If switching to the still-picture mode is effected one picture later, which will be explained subsequently, the scanning spot keeps following the information track until the next indication signal is (field 3) detected, after which the second vertical synchronizing signal which is detected after this again initiates the track jump, so that the fields 3+4 are then reproduced as a still-picture. As is apparent from the table it is thus ensured that the number of possibilities for reproduction in the still-picture mode is limited to combinations of fields which belong to the same set.

FIG. 5 schematically shows an example of the selection circuit which is based on procedure 1 in accordance with FIG. 4. The selection circuit comprises an input terminal 40 for the vertical synchronizing pulses F which are detected from the read-out television signals by the detector 29 (FIG. 3). These vertical synchronizing pulses F are applied to the clock input T of two JK flip-flops 48, and 49. The J and the K input of the JK flip-flop 48 is respectively connected to the Q1 and Q1 output of a flip-flop 47, whilst the J and K inputs of the JK flip-flop 49 are respectively connected to the Q2 and the Q2 output of the JK flip-flop 48. The flip-flop 47 has a set input S which is connected to a circuit 46. This circuit 46 receives the field pulses F at its input from which it derives pulses L which viewed in time are situated between the field pulses and, as the case may be, an indication signal associated with a relevant field. For this it is thus assumed that the indication signal is situated some time after the vertical synchronizing signal. For this purpose the circuit 46 may for example consist of a monostable multivibrator which is triggered by the trailing edge of a field pulse. The selection circuit furthermore comprises two AND-gates 50 and 51. The AND-gate 50 comprises three inputs which are respectively connected to the Q2 output of JK flip-flop 48, the Q3 output of JK flip-flop 49, and the output of circuit 46. The AND-gate 51 comprises three inputs which are respectively connected to the output of the circuit 46, the output Q3 of the JK flip-flop 49 and a control terminal 44. The outputs X and Y of these two AND-gates 50 and 51 are connected to the inputs of an OR-gate 52, whose output Z is connected to an output terminal 45. This output terminal 45 constitutes the output of the selection circuit and consequently corresponds to the output of the circuit 31 in FIG. 3.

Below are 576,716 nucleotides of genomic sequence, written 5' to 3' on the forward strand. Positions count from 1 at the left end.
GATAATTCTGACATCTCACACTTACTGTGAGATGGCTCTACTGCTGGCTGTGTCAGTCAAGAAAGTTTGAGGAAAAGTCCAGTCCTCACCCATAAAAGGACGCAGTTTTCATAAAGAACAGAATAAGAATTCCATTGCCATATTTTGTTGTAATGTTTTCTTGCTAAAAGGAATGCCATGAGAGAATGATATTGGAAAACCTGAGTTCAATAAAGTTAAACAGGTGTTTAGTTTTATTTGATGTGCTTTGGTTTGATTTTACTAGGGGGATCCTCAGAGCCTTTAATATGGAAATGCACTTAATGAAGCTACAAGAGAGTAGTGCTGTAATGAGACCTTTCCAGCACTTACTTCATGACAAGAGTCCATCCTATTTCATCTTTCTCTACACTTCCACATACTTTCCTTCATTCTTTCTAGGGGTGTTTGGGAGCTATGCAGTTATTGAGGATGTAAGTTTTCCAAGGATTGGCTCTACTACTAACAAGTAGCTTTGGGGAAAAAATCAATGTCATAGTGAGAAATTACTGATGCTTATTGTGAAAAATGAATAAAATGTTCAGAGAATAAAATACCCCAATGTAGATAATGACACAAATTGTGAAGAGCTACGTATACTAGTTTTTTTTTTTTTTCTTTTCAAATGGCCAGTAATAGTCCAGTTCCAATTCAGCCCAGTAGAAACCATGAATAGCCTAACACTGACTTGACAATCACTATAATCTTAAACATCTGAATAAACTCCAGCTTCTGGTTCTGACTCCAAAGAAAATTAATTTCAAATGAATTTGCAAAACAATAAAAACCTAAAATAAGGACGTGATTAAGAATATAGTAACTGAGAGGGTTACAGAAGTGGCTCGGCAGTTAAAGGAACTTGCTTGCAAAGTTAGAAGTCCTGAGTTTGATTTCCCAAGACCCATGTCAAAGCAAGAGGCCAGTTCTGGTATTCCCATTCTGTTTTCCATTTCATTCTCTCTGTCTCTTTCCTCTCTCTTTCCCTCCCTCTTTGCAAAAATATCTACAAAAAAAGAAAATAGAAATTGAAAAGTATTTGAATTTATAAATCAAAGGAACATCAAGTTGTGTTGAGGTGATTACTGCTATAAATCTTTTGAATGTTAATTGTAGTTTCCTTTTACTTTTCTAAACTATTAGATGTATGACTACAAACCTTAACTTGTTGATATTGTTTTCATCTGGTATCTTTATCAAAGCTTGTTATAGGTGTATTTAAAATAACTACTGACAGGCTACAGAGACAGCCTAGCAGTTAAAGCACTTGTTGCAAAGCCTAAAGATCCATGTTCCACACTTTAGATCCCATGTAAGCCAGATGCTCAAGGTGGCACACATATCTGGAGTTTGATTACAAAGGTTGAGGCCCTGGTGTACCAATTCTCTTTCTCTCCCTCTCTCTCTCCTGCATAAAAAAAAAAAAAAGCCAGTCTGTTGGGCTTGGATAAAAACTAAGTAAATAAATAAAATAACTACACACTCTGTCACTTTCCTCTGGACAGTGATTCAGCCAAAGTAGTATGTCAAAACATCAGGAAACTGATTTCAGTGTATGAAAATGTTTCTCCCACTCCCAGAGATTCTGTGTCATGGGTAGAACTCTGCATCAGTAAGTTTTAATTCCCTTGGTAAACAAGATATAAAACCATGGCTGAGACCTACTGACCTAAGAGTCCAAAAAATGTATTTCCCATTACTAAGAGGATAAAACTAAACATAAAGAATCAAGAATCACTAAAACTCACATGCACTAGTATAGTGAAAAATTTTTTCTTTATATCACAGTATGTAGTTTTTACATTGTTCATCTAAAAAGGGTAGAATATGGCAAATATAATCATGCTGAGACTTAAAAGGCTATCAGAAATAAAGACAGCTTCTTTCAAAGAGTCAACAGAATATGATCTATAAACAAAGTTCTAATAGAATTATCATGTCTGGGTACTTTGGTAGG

The selection circuit of FIG. 5 furthermore comprises an input terminal 41 to which the indication signals B detected by the detector 30 (FIG. 3) are applied. This indication signal B is applied via an inverter 53 to the clock input T of a JK flip-flop 54. The J-input of said JK flip-flop is connected to an input terminal 42, which via an inverter 55 is connected to the K-input of this JK flip-flop 54. The outputs Q4 and Q4 of this JK flip-flops 54 are again connected to the J and K input respectively of a JK flip-flop 56, whose clock input T also receives the inverted indication signals (pulses). The output Q5 of this JK flip-flop 57 and the output Q4 of the JK flip-flop 54 are connected to the inputs of an OR-gate 57. The circuit finally comprises another AND-gate 58 with three inputs which are respectively connected to an input terminal 43, the input terminal 41 and the output of the OR-gate 58. The output W of this AND-gate is connected to the reset inputs R of the flip-flops 47, 48 and 49.

The scanning mode of the read apparatus is determined by the logic levels of the control signals C, D and A at the respective control terminals 43, 44 and 42. In the following table the combinations of logic levels of these control signals in the corresponding scanning modes are indicated.

______________________________________C        D       A         Mode______________________________________⊕    0       --        normal forward0        1       --        backward1        --      0         still-picture1        0       0 1 0     one picture forward1        1       0 1 0     one picture backward______________________________________

As long as the signal C is a logic 0 either normal scanning the recorded video signal is obtained (D=0) or the recorded program is scanned backwards (D=1). Signal A is then irrelevant. If signal C is a logic 1 and signal A a logic 0 the still-picture mode is switched on irrespective of signal D. If the signal A is a logic 1 for a certain time, one picture is scanned in the forward direction (D=0) or one picture is scanned in the backward direction (D=1).